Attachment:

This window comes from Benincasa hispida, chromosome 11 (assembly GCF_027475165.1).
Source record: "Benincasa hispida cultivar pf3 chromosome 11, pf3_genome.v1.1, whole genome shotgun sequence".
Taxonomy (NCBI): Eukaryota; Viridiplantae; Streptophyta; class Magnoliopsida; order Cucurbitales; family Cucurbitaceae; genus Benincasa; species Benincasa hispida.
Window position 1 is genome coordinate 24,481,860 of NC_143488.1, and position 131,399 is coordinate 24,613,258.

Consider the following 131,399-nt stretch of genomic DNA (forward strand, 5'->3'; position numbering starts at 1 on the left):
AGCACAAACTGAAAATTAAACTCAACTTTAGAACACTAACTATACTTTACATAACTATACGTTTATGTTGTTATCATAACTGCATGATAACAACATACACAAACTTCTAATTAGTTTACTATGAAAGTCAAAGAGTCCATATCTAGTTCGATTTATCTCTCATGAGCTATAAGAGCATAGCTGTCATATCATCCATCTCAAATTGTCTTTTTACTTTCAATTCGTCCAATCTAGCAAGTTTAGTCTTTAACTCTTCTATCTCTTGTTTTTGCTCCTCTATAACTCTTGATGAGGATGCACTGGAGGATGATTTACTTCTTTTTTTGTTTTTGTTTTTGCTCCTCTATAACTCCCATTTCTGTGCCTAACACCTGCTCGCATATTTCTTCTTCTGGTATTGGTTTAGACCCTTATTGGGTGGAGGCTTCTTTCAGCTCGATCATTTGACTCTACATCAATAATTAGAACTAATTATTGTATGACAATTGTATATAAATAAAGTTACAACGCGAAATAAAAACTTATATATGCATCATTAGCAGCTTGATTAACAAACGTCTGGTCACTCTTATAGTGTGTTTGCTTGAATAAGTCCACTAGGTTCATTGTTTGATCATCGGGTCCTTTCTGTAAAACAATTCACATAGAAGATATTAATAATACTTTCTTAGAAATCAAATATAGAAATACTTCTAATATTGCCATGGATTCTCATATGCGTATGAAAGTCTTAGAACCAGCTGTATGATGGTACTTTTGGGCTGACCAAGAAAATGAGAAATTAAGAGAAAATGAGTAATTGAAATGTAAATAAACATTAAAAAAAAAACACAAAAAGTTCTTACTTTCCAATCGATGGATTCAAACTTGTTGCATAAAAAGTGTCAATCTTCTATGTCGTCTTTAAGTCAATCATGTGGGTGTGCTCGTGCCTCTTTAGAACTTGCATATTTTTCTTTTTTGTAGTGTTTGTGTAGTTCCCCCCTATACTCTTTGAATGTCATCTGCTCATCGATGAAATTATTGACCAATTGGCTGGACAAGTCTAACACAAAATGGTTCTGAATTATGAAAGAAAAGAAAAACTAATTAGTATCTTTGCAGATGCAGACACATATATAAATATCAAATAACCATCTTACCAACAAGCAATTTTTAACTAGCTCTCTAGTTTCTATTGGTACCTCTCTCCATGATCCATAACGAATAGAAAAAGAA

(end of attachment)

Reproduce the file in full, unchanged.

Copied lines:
This window comes from Benincasa hispida, chromosome 11 (assembly GCF_027475165.1).
Source record: "Benincasa hispida cultivar pf3 chromosome 11, pf3_genome.v1.1, whole genome shotgun sequence".
Taxonomy (NCBI): Eukaryota; Viridiplantae; Streptophyta; class Magnoliopsida; order Cucurbitales; family Cucurbitaceae; genus Benincasa; species Benincasa hispida.
Window position 1 is genome coordinate 24,481,860 of NC_143488.1, and position 131,399 is coordinate 24,613,258.

Consider the following 131,399-nt stretch of genomic DNA (forward strand, 5'->3'; position numbering starts at 1 on the left):
AGCACAAACTGAAAATTAAACTCAACTTTAGAACACTAACTATACTTTACATAACTATACGTTTATGTTGTTATCATAACTGCATGATAACAACATACACAAACTTCTAATTAGTTTACTATGAAAGTCAAAGAGTCCATATCTAGTTCGATTTATCTCTCATGAGCTATAAGAGCATAGCTGTCATATCATCCATCTCAAATTGTCTTTTTACTTTCAATTCGTCCAATCTAGCAAGTTTAGTCTTTAACTCTTCTATCTCTTGTTTTTGCTCCTCTATAACTCTTGATGAGGATGCACTGGAGGATGATTTACTTCTTTTTTTGTTTTTGTTTTTGCTCCTCTATAACTCCCATTTCTGTGCCTAACACCTGCTCGCATATTTCTTCTTCTGGTATTGGTTTAGACCCTTATTGGGTGGAGGCTTCTTTCAGCTCGATCATTTGACTCTACATCAATAATTAGAACTAATTATTGTATGACAATTGTATATAAATAAAGTTACAACGCGAAATAAAAACTTATATATGCATCATTAGCAGCTTGATTAACAAACGTCTGGTCACTCTTATAGTGTGTTTGCTTGAATAAGTCCACTAGGTTCATTGTTTGATCATCGGGTCCTTTCTGTAAAACAATTCACATAGAAGATATTAATAATACTTTCTTAGAAATCAAATATAGAAATACTTCTAATATTGCCATGGATTCTCATATGCGTATGAAAGTCTTAGAACCAGCTGTATGATGGTACTTTTGGGCTGACCAAGAAAATGAGAAATTAAGAGAAAATGAGTAATTGAAATGTAAATAAACATTAAAAAAAAAACACAAAAAGTTCTTACTTTCCAATCGATGGATTCAAACTTGTTGCATAAAAAGTGTCAATCTTCTATGTCGTCTTTAAGTCAATCATGTGGGTGTGCTCGTGCCTCTTTAGAACTTGCATATTTTTCTTTTTTGTAGTGTTTGTGTAGTTCCCCCCTATACTCTTTGAATGTCATCTGCTCATCGATGAAATTATTGACCAATTGGCTGGACAAGTCTAACACAAAATGGTTCTGAATTATGAAAGAAAAGAAAAACTAATTAGTATCTTTGCAGATGCAGACACATATATAAATATCAAATAACCATCTTACCAACAAGCAATTTTTAACTAGCTCTCTAGTTTCTATTGGTACCTCTCTCCATGATCCATAACGAATAGAAAAAGAA